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Bekaa Valley by Robert Taylor.


Bekaa Valley by Robert Taylor.

A dramatic combat between an F-16 Falcon and a Mig23 fought over the Bekaa Valley in June 1981. In a three day period the Israeli pilots brought down over 80 Syrian aircraft without loss. Robert Taylors brilliant painting shows a close-up view of the action.
AMAZING VALUE! - The value of the signatures on this item is in excess of the price of the print itself!
Item Code : DHM2125Bekaa Valley by Robert Taylor. - This Edition
TYPEEDITION DETAILSSIZESIGNATURESOFFERSYOUR PRICEPURCHASING
PRINTLimited edition of 1500 prints.

SOLD OUT.
Paper size 24 inches x 20 inches (61cm x 51cm)Artist : Robert TaylorSOLD
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The Aircraft :
NameInfo
FalconF-16
Artist Details : Robert Taylor
Click here for a full list of all artwork by Robert Taylor


Robert Taylor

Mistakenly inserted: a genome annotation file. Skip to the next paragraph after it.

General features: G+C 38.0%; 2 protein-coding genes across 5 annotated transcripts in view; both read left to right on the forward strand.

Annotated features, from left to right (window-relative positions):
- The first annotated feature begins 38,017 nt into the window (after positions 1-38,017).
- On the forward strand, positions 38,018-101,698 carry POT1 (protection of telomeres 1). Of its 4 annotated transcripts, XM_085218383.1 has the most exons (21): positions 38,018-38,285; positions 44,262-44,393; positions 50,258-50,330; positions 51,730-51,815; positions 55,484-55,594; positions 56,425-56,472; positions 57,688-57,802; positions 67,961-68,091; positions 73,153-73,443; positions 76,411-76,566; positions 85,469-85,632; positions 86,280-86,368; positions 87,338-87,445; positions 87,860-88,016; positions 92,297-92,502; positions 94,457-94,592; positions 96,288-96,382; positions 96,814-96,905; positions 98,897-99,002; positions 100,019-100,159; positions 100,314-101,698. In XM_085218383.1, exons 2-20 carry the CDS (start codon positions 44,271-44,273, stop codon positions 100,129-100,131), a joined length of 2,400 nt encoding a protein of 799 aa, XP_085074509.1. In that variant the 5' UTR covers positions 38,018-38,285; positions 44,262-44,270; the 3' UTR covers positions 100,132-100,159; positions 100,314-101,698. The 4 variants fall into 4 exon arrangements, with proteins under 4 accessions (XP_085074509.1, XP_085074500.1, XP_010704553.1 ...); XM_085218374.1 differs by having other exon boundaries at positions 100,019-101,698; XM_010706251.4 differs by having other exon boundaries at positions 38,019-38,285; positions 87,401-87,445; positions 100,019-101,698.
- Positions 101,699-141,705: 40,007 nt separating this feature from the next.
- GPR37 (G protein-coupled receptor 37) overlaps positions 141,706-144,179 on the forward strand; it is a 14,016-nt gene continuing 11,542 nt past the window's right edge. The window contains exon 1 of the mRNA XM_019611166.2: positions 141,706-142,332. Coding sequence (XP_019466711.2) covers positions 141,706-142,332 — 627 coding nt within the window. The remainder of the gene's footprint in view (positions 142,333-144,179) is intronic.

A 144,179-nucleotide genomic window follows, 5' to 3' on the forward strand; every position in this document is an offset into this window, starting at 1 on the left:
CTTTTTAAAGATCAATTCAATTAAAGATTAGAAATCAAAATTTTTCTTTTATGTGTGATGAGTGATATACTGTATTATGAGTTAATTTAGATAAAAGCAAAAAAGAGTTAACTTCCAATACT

The name Robert Taylor has been synonymous with aviation art over a quarter of a century. His paintings of aircraft, more than those of any other artist, have helped popularise a genre which at the start of this remarkable artist's career had little recognition in the world of fine art. When he burst upon the scene in the mid-1970s his vibrant, expansive approach to the subject was a revelation. His paintings immediately caught the imagination of enthusiasts and collectors alike . He became an instant success. As a boy, Robert seemed always to have a pencil in his hand. Aware of his natural gift from an early age, he never considered a career beyond art, and with unwavering focus, set out to achieve his goal. Leaving school at fifteen, he has never worked outside the world of art. After two years at the Bath School of Art he landed a job as an apprentice picture framer with an art gallery in Bath, the city where Robert has lived and worked all his life. Already competent with water-colours the young apprentice took every opportunity to study the works of other artists and, after trying his hand at oils, quickly determined he could paint to the same standard as much of the art it was his job to frame. Soon the gallery was selling his paintings, and the owner, recognising Roberts talent, promoted him to the busy picture-restoring department. Here, he repaired and restored all manner of paintings and drawings, the expertise he developed becoming the foundation of his career as a professional artist. Picture restoration is an exacting skill, requiring the ability to emulate the techniques of other painters so as to render the damaged area of the work undetectable. After a decade of diligent application, Robert became one of the most capable picture restorers outside London. Today he attributes his versatility to the years he spent painstakingly working on the paintings of others artists. After fifteen years at the gallery, by chance he was introduced to Pat Barnard, whose military publishing business happened also to be located in the city of Bath. When offered the chance to become a full-time painter, Robert leapt at the opportunity. Within a few months of becoming a professional artist, he saw his first works in print. Roberts early career was devoted to maritime paintings, and he achieved early success with his prints of naval subjects, one of his admirers being Lord Louis Mountbatten. He exhibited successfully at the Royal Society of Marine Artists in London and soon his popularity attracted the attention of the media. Following a major feature on his work in a leading national daily newspaper he was invited to appear in a BBC Television programme. This led to a string of commissions for the Fleet Air Arm Museum who, understandably, wanted aircraft in their maritime paintings. It was the start of Roberts career as an aviation artist. Fascinated since childhood by the big, powerful machines that man has invented, switching from one type of hardware to another has never troubled him. Being an artist of the old school, Robert tackled the subject of painting aircraft with the same gusto as with his large, action-packed maritime pictures - big compositions supported by powerful and dramatic skies, painted on large canvases. It was a formula new to the aviation art genre, at the time not used to such sweeping canvases, but one that came naturally to an artist whose approach appeared to have origins in an earlier classical period. Roberts aviation paintings are instantly recognisable. He somehow manages to convey all the technical detail of aviation in a traditional and painterly style, reminiscent of the Old Masters. With uncanny ability, he is able to recreate scenes from the past with a carefully rehearsed realism that few other artists ever manage to achieve. This is partly due to his prodigious research but also his attention to detail: Not for him shiny new factory-fresh aircraft looking like museum specimens. His trade mark, flying machines that are battle-scarred, worse for wear, with dings down the fuselage, chips and dents along the leading edges of wings, oil stains trailing from engine cowlings, paintwork faded with dust and grime; his planes are real! Roberts aviation works have drawn crowds in the international arena since the early 1980s. He has exhibited throughout the US and Canada, Australia, Japan and in Europe. His one-man exhibition at the Smithsonians National Air and Space Museum in Washington DC was hailed as the most popular art exhibition ever held there. His paintings hang in many of the worlds great aviation museums, adorn boardrooms, offices and homes, and his limited edition prints are avidly collected all around the world. A family man with strong Christian values, Robert devotes most of what little spare time he has to his home life. Married to Mary for thirty five years, they have five children, all now grown up. Neither fame nor fortune has turned his head. He is the same easy-going, gentle character he was when setting out on his painting career all those years ago, but now with a confidence that comes with the knowledge that he has mastered his profession.